Browsing All Paterson Institute for Cancer Research by Authors
The effects of low-level direct current therapy on a preclinical mammary carcinoma: tumour regression and systemic biochemical sequelae.Griffin, D T; Dodd, Nicholas J F; Moore, James V; Pullan, B R; Taylor, T V; Paterson Institute for Cancer Research, Christie Hospital (NHS) Trust, Manchester, UK. (1994-05)Low-level direct electric current has been shown to be capable of destroying tumour tissue. Using an early-passage subcutaneous murine mammary carcinoma, the relationships between the volume of tumour destruction, charge and polarity have been examined. The results revealed a direct correlation between charge passed and absolute volume regression when the intratumoral electrode was made either an anode or a cathode. Tumour destruction for a given charge was significantly greater following anodic than cathodic treatment. A direct correlation was also observed between the percentage volume of prompt treatment-induced regression and the in situ end point of tumour growth delay. During the course of these experiments, a highly reproducible toxic effect was discovered, which has not been previously reported for this modality. An anodic charge greater than 10.6 coulombs or a cathodic charge greater than 21.6 coulombs resulted in 100% mortality at 24-72 h, while lower charges had no influence on mortality. Quantitative assays of a number of blood parameters showed that mortality was associated with serum electrolyte imbalances and appeared to be the result of the metabolic load of tumour breakdown products. These effects are similar to the tumour lysis or surgical crush syndromes and should not constitute a significant problem in clinical practice, where the tumour mass to total body mass ratio will normally be much smaller.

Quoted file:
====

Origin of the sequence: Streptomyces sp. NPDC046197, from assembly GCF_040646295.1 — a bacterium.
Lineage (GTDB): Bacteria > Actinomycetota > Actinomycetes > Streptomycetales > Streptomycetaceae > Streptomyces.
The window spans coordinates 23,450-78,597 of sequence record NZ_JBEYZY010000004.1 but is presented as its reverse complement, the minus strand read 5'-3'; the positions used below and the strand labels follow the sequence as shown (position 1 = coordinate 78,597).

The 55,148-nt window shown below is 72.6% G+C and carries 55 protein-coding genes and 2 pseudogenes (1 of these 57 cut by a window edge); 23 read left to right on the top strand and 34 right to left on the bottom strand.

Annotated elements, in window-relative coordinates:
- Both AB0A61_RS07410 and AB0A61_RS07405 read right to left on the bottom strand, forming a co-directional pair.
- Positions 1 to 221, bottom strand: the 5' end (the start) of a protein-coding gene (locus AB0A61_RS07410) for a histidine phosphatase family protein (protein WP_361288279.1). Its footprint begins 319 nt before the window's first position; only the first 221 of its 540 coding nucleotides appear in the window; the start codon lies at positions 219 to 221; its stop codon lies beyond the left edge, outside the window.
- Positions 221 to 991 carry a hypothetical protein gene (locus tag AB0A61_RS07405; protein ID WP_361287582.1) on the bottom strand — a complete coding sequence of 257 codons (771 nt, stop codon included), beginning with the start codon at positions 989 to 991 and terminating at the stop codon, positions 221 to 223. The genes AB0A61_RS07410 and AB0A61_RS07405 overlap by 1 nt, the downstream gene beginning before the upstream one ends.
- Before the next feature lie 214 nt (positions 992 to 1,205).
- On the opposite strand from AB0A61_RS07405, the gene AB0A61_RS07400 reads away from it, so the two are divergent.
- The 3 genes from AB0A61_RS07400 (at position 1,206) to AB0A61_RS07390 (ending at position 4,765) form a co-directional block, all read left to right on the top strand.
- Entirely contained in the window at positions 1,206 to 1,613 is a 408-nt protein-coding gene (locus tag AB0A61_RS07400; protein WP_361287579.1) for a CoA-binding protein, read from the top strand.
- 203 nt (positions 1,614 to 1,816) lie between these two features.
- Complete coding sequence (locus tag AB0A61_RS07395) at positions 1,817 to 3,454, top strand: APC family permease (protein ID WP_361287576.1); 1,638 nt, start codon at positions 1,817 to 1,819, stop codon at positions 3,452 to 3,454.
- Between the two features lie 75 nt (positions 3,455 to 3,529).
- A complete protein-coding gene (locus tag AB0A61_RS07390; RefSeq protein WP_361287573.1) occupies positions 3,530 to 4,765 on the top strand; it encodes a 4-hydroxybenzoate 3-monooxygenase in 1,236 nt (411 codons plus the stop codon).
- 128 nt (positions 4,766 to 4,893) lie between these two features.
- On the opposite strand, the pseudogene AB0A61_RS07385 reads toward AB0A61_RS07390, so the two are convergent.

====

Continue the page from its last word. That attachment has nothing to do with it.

Low-level direct electrical current therapy for hepatic metastases. I. Preclinical studies on normal liver.Griffin, D T; Dodd, Nicholas J F; Zhao, S; Pullan, B R; Moore, James V; Paterson Institute for Cancer Research, Christie Hospital (NHS) Trust, Manchester, UK. (1995-07)Low-level direct electrical current has shown promise as a potential therapeutic modality (direct current therapy; DCT) in the treatment of malignant disease, including metastases, but to date much experimental work has been empirical and has added little to our knowledge of the mechanisms involved. As a prerequisite to a clinical trial for metastases in the liver, we have employed an in vivo liver model to examine the quantitative and qualitative relationships between electrode polarity, charge and tissue necrosis. Two distinct regions of necrosis were induced, distinguishable histologically and by magnetic resonance imaging: (i) a cylindrical region of primary necrosis centred on the electrode, its volume directly proportional to the charge passed, but greater at the anode than cathode; and (ii) a wedge-shaped infarct, apex at the electrode and base extending to the liver edge. The extent of this infarct was again greater at the anode than the cathode, but showed a sigmoidal relationship with charge. Results indicate pH changes at the electrodes as likely mediators of tissue injury, but show also that significant distant ischaemic injury can occur as a consequence of primary damage. These findings should be considered when selecting tumours for possible direct current therapy and when determining the sites of electrode placement.